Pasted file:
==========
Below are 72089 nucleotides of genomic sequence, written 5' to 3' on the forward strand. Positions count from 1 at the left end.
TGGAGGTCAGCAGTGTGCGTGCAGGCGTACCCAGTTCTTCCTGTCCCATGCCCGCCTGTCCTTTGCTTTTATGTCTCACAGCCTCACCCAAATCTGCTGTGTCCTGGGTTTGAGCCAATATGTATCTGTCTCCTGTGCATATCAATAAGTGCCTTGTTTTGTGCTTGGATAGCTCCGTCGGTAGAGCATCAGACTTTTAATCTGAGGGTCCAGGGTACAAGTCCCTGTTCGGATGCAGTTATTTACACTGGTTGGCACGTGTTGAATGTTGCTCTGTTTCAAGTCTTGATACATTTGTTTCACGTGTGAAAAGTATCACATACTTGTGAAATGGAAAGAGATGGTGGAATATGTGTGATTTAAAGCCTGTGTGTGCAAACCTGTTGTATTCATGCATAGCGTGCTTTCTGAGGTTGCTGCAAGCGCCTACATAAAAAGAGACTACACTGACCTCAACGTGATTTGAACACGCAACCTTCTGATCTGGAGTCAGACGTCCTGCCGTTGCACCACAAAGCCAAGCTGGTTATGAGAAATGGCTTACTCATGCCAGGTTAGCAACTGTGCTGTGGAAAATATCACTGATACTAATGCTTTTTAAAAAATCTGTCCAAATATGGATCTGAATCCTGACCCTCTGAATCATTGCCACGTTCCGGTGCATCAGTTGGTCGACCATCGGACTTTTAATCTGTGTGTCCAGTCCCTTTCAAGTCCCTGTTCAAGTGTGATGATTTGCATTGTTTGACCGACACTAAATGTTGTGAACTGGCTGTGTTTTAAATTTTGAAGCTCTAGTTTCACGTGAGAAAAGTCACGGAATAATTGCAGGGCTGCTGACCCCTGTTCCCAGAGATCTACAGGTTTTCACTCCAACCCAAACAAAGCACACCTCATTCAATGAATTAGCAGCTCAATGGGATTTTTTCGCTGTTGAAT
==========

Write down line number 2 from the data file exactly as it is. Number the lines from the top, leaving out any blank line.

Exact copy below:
TGGAGGTCAGCAGTGTGCGTGCAGGCGTACCCAGTTCTTCCTGTCCCATGCCCGCCTGTCCTTTGCTTTTATGTCTCACAGCCTCACCCAAATCTGCTGTGTCCTGGGTTTGAGCCAATATGTATCTGTCTCCTGTGCATATCAATAAGTGCCTTGTTTTGTGCTTGGATAGCTCCGTCGGTAGAGCATCAGACTTTTAATCTGAGGGTCCAGGGTACAAGTCCCTGTTCGGATGCAGTTATTTACACTGGTTGGCACGTGTTGAATGTTGCTCTGTTTCAAGTCTTGATACATTTGTTTCACGTGTGAAAAGTATCACATACTTGTGAAATGGAAAGAGATGGTGGAATATGTGTGATTTAAAGCCTGTGTGTGCAAACCTGTTGTATTCATGCATAGCGTGCTTTCTGAGGTTGCTGCAAGCGCCTACATAAAAAGAGACTACACTGACCTCAACGTGATTTGAACACGCAACCTTCTGATCTGGAGTCAGACGTCCTGCCGTTGCACCACAAAGCCAAGCTGGTTATGAGAAATGGCTTACTCATGCCAGGTTAGCAACTGTGCTGTGGAAAATATCACTGATACTAATGCTTTTTAAAAAATCTGTCCAAATATGGATCTGAATCCTGACCCTCTGAATCATTGCCACGTTCCGGTGCATCAGTTGGTCGACCATCGGACTTTTAATCTGTGTGTCCAGTCCCTTTCAAGTCCCTGTTCAAGTGTGATGATTTGCATTGTTTGACCGACACTAAATGTTGTGAACTGGCTGTGTTTTAAATTTTGAAGCTCTAGTTTCACGTGAGAAAAGTCACGGAATAATTGCAGGGCTGCTGACCCCTGTTCCCAGAGATCTACAGGTTTTCACTCCAACCCAAACAAAGCACACCTCATTCAATGAATTAGCAGCTCAATGGGATTTTTTCGCTGTTGAAT